Furlough scheme makes pay cuts the norm
?UK employers have slashed pay rise budgets and reduced the size of their workforce as a result of the coronavirus pandemic, according to Willis Towers Watson.
One-in-five (19%) businesses in the UK have already taken steps to reduce their workforce, while a further 37% are either planning to or considering cuts.
Sixty per cent of employers have also implemented or considering unpaid leave policies that are either voluntary or mandatory.
Its latest Salary Budget Planning Report, which covers 15,000 employers across 132 countries, found UK employers were budgeting for an average 3% pay rise, but the economic impact of the pandemic meant employers have had to revise pay budgets to 2.7% for this year.
Katie Maguire, partner at law firm Devonshires, predicts there will be thousands more permanent salary reductions introduced once the furlough scheme ends.
She said: “It used to be the case that there was a stigma attached to cutting pay. However, the furlough scheme has changed that. For many employees and workers who have been furloughed they have had their salary cut by 20%, albeit on a temporary basis.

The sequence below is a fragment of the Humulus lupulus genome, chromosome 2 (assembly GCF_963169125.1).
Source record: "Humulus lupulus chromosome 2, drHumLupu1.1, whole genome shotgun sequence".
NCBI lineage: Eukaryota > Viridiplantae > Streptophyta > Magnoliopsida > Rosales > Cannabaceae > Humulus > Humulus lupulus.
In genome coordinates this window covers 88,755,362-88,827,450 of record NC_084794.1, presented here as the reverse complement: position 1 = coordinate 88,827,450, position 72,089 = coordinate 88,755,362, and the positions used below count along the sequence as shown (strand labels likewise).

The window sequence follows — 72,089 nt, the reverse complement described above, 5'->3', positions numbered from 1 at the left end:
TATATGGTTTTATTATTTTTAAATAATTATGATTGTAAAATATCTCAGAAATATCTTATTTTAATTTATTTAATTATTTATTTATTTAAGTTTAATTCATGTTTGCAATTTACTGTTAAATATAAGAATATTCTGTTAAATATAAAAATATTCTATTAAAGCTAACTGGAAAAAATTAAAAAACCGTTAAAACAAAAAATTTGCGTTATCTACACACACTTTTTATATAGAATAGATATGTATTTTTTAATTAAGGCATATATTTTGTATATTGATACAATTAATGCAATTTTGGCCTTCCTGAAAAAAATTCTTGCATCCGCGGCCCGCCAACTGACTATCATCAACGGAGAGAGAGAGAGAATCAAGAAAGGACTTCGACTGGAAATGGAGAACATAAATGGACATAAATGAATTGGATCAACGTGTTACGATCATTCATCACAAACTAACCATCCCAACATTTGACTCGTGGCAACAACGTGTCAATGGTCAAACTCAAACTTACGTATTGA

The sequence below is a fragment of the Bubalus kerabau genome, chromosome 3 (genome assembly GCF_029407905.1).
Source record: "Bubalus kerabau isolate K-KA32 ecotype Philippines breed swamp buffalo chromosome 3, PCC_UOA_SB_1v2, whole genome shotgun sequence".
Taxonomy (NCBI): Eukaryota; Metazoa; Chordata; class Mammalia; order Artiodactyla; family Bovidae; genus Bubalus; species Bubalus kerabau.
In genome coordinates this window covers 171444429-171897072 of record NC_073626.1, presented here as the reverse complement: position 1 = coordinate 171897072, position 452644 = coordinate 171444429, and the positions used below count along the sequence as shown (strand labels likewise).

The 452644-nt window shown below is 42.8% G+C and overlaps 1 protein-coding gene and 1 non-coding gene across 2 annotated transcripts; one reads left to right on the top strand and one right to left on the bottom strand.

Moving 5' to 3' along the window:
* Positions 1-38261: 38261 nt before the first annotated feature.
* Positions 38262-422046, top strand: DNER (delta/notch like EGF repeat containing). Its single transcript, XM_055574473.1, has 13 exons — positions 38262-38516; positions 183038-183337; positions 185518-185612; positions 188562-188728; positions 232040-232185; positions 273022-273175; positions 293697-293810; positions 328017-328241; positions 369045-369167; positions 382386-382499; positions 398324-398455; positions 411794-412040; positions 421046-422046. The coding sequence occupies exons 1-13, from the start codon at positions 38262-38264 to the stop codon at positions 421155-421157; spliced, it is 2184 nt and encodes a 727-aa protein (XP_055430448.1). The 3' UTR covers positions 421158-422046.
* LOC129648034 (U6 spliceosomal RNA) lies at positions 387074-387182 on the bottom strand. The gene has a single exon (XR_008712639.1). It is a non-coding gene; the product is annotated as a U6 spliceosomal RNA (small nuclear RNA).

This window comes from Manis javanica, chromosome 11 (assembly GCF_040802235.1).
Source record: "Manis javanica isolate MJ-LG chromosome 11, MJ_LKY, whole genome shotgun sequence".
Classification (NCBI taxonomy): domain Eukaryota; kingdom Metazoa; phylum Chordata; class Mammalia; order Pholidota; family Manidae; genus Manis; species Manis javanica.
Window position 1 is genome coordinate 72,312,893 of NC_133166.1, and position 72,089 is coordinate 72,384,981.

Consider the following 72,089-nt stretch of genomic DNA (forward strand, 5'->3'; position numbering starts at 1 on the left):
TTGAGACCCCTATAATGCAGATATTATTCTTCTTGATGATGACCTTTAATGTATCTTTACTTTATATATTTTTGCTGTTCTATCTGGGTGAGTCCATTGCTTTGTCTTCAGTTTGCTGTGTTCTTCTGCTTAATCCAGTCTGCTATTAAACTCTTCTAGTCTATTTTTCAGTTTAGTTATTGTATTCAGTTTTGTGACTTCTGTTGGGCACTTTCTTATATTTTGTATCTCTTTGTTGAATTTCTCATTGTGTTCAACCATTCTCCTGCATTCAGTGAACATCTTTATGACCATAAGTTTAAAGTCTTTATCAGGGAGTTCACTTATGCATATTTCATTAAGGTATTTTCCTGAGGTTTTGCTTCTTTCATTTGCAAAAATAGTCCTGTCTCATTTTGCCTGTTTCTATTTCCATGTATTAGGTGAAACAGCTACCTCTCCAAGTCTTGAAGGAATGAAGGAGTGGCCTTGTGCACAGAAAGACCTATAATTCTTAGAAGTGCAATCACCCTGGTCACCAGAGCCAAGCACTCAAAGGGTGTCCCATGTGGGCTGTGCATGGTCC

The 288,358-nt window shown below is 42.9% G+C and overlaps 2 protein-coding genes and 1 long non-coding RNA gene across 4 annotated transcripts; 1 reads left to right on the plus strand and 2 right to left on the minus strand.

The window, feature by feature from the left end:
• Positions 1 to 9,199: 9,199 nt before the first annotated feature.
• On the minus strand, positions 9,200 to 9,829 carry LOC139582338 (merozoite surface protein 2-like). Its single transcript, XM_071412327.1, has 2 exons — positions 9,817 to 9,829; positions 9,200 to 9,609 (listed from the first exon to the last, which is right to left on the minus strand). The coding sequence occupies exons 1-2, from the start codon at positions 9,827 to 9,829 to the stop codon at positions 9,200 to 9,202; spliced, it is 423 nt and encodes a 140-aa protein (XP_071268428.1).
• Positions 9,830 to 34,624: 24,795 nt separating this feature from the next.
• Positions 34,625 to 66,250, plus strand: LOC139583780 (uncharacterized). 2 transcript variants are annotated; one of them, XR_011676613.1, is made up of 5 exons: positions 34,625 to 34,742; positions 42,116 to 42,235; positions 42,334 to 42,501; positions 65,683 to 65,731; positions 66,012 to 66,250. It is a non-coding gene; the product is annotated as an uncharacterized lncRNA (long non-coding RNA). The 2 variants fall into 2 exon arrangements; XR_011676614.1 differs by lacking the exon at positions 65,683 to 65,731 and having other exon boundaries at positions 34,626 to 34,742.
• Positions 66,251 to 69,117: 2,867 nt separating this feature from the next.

“As a result, it will be easier for employers to ask their staff to take a salary reduction on a permanent basis as the furlough scheme has made cutting pay more socially acceptable. Especially where financial savings need to be made and a pay cut is seen to be the lesser of two evils opposed to the alternative being potential redundancy.”
The worst hit sectors for pay freezes or postponed pay rises in 2020 were retail, media, leisure and hospitality, manufacturing and automotive.
The industries least affected were insurance, banking, personal and household services, chemicals and financial services.
Maguire added: “This is the first time that I have seen pay cuts used by employers in this way. In the last recession employers either looked to make people redundant or reduced the working week down to 4 days, meaning that a 20% pay cut was implemented, but with an equivalent reduction in working hours.”
Keith Coull, senior director in Willis Towers Watson’s Global Data Services business, said many changes are still yet to be made.
He said: “The full extent of the economic impact of the pandemic is yet to play out as some companies froze pay this year to shore up cash flows, whereas others had already announced pay rises before the pandemic hit, so may feel more of an impact next year.”
Pay rise projections for 2021 are more optimistic as UK employers anticipate pay budgets will bounce back closer to pre-COVID levels, at 2.9%.
However, the proportion of companies planning a salary freeze next year is still six times higher now than before the pandemic (12% now vs 2% before).
The UK has followed a similar pattern to most other G8 economies with the exception being the US where pay rises are expected to remain at 3%.